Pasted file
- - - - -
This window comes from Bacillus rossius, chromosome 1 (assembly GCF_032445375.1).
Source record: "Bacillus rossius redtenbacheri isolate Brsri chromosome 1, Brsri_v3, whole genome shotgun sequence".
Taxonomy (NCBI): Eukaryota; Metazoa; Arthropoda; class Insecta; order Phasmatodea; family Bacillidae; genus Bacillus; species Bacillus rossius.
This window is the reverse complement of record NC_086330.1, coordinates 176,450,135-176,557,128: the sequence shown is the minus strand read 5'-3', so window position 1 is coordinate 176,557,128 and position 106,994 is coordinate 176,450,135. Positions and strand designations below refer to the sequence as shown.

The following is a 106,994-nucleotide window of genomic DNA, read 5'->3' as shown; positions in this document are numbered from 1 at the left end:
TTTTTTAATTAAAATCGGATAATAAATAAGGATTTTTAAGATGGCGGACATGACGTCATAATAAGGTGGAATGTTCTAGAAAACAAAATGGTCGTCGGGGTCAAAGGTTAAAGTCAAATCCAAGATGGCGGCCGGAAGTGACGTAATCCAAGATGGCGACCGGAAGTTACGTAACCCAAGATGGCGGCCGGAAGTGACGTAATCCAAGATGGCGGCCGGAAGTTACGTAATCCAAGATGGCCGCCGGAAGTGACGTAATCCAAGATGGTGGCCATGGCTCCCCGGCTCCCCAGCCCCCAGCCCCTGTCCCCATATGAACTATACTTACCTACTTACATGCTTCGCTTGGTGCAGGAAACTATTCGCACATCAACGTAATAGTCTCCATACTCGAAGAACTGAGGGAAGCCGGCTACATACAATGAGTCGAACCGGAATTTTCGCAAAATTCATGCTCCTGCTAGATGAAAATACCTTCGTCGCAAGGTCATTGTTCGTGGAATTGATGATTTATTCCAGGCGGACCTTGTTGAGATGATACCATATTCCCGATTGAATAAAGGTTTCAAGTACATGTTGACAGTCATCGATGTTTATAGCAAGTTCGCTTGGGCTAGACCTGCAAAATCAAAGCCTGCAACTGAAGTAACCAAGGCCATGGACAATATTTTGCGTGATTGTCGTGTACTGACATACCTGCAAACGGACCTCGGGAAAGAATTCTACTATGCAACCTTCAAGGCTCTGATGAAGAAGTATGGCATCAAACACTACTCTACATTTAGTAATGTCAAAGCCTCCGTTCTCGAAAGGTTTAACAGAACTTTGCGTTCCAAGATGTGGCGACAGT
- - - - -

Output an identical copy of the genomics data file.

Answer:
This window comes from Bacillus rossius, chromosome 1 (assembly GCF_032445375.1).
Source record: "Bacillus rossius redtenbacheri isolate Brsri chromosome 1, Brsri_v3, whole genome shotgun sequence".
Taxonomy (NCBI): Eukaryota; Metazoa; Arthropoda; class Insecta; order Phasmatodea; family Bacillidae; genus Bacillus; species Bacillus rossius.
This window is the reverse complement of record NC_086330.1, coordinates 176,450,135-176,557,128: the sequence shown is the minus strand read 5'-3', so window position 1 is coordinate 176,557,128 and position 106,994 is coordinate 176,450,135. Positions and strand designations below refer to the sequence as shown.

The following is a 106,994-nucleotide window of genomic DNA, read 5'->3' as shown; positions in this document are numbered from 1 at the left end:
TTTTTTAATTAAAATCGGATAATAAATAAGGATTTTTAAGATGGCGGACATGACGTCATAATAAGGTGGAATGTTCTAGAAAACAAAATGGTCGTCGGGGTCAAAGGTTAAAGTCAAATCCAAGATGGCGGCCGGAAGTGACGTAATCCAAGATGGCGACCGGAAGTTACGTAACCCAAGATGGCGGCCGGAAGTGACGTAATCCAAGATGGCGGCCGGAAGTTACGTAATCCAAGATGGCCGCCGGAAGTGACGTAATCCAAGATGGTGGCCATGGCTCCCCGGCTCCCCAGCCCCCAGCCCCTGTCCCCATATGAACTATACTTACCTACTTACATGCTTCGCTTGGTGCAGGAAACTATTCGCACATCAACGTAATAGTCTCCATACTCGAAGAACTGAGGGAAGCCGGCTACATACAATGAGTCGAACCGGAATTTTCGCAAAATTCATGCTCCTGCTAGATGAAAATACCTTCGTCGCAAGGTCATTGTTCGTGGAATTGATGATTTATTCCAGGCGGACCTTGTTGAGATGATACCATATTCCCGATTGAATAAAGGTTTCAAGTACATGTTGACAGTCATCGATGTTTATAGCAAGTTCGCTTGGGCTAGACCTGCAAAATCAAAGCCTGCAACTGAAGTAACCAAGGCCATGGACAATATTTTGCGTGATTGTCGTGTACTGACATACCTGCAAACGGACCTCGGGAAAGAATTCTACTATGCAACCTTCAAGGCTCTGATGAAGAAGTATGGCATCAAACACTACTCTACATTTAGTAATGTCAAAGCCTCCGTTCTCGAAAGGTTTAACAGAACTTTGCGTTCCAAGATGTGGCGACAGT